John wandered through Atlantis fairly aimlessly, surprising himself when he ended up in the infirmary. Carson was there, looking through a microscope as he usually was, and completely oblivious to what was going on behind him. Giving in to the impulse, John walked right up behind the other man and tapped him on the shoulder with, “Something interesting in there?”

Carson jumped a mile with a yelp, then glared at him and exclaimed, “What the bloody hell’re y’doin, Major!?”

Grinning, John answered, “Just seeing what you were up to is all.”

“And giving me a heart attack in the process?”

“Well, I take my fun where I can get it.”

“That’s what I thought.”

John winked and said, “It’s good to get the heart pumping now and then.”

Carson heaved a sigh, demanding, “Is there something in particular that I can do for you, Major?”

“Nope,” John answered cheerfully.

Giving him a mildly baffled look, Carson asked, “Honestly, Major, what are you doing here? Don’t you have something to do?”

John sighed, letting go of the façade and saying, “Not a damn thing. It’s a holiday for me.”

Carson blinked. “I beg your pardon?”

“It’s the Fourth of July. Independence Day? Fireworks. Sparklers. Local bands playing patriotic music out of tune? Only, we don’t have any of that here.”

Understanding dawned on Carson’s face and he said, “You’re homesick.”

“No, no I’m not,” John denied hastily.

“You are.”

“No, I’m, okay. Maybe a little.”

Carson smiled at him and asked, “Wouldn’t Lt. Ford or Dr. Weir be better company today than myself?”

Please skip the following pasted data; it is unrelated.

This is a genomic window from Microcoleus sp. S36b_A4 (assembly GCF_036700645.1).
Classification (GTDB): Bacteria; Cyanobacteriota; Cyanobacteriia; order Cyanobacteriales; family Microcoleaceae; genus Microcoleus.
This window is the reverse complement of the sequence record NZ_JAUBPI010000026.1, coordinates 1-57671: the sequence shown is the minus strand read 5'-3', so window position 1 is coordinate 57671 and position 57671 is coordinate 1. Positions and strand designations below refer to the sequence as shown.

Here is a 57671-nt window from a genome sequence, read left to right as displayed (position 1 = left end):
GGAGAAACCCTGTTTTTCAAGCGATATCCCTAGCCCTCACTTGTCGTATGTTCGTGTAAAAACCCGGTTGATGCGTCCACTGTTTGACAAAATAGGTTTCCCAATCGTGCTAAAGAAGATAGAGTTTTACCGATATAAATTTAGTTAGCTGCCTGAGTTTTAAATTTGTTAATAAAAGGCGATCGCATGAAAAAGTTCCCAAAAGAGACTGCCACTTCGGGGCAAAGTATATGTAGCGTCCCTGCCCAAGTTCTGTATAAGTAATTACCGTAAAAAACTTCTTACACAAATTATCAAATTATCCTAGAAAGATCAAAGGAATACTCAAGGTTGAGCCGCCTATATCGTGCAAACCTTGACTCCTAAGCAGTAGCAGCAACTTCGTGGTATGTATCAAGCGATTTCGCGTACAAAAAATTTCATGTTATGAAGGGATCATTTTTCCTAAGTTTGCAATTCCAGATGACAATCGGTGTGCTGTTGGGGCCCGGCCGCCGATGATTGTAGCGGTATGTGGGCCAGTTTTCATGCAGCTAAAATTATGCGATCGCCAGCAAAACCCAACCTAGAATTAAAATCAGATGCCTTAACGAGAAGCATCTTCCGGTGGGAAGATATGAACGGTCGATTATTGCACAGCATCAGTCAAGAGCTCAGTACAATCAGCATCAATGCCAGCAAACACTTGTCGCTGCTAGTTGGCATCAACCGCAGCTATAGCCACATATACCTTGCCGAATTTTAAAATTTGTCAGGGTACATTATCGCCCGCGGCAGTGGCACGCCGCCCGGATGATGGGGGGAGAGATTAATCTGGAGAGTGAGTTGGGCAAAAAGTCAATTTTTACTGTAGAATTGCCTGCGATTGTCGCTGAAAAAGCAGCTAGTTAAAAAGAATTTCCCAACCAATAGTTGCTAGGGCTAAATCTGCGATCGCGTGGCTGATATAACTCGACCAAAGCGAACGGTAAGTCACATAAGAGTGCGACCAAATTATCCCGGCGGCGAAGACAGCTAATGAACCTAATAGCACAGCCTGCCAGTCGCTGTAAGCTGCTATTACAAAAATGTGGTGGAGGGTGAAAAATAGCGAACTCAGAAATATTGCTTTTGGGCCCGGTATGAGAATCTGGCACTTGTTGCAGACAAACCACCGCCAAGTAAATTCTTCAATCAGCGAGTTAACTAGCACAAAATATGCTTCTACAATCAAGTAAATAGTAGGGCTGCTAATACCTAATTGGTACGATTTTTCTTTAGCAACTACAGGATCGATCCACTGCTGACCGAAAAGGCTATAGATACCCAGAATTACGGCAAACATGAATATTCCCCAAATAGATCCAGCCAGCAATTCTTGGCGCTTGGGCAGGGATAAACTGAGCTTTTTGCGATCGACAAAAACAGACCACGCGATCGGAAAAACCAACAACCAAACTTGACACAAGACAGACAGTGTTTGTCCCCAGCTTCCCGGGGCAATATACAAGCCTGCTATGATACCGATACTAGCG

John snorted. “Ford’s idea of celebrating the Fourth is sleeping and watching movies. And Weir, well, no. Can’t see her wanting to kick back with a beer watching the sun set.”

Arching an eyebrow, Carson questioned, “And that’s what you want to do?”

“No. No of course, well, yeah. It’s dorky, I know,” John confirmed with a sigh. “Can’t help it. That’s what my Dad liked to do. We’d hang out in town all day, play the games at the fair that came to town, then got home in time to watch the sun set. He’d let me have half his beer.”

Strangely, Carson cast a wary look around the infirmary before whispering, “Meet me outside on the upper balcony at sunset.”

John frowned. “For what?”

“You’ll have to find out now, won’t you?” Carson replied with a smirk.

A cute smirk at that, like he was a cat with the canary. John hid a grin and nodded. “Okay. I’ll see you there, Doc.”

When he looked back from the door, Carson was bent over the microscope again, but there was a grin on his lips that hadn’t been there before. Feeling lighter, more relaxed than before somehow, John sauntered out to mess with Rodney for a while.

That would relax him even more.

*  *  *  *

When Carson found him about ten minutes before the sun was due to set, John was surprised to find the man’s arms filled with bottles. He pushed off from the rail and hurried over to grab a few, relieving the doctor of his burden. “Where on earth did you come up with beer?”

Grinning broadly, Carson pointed out, “Nowhere on Earth, Major, and you should always trust a Scot to find any local brew worth having.”

“So where’s the still?” John asked eagerly.

“Ah, I could tell you, but then I’d have t’kill you,” Carson teased.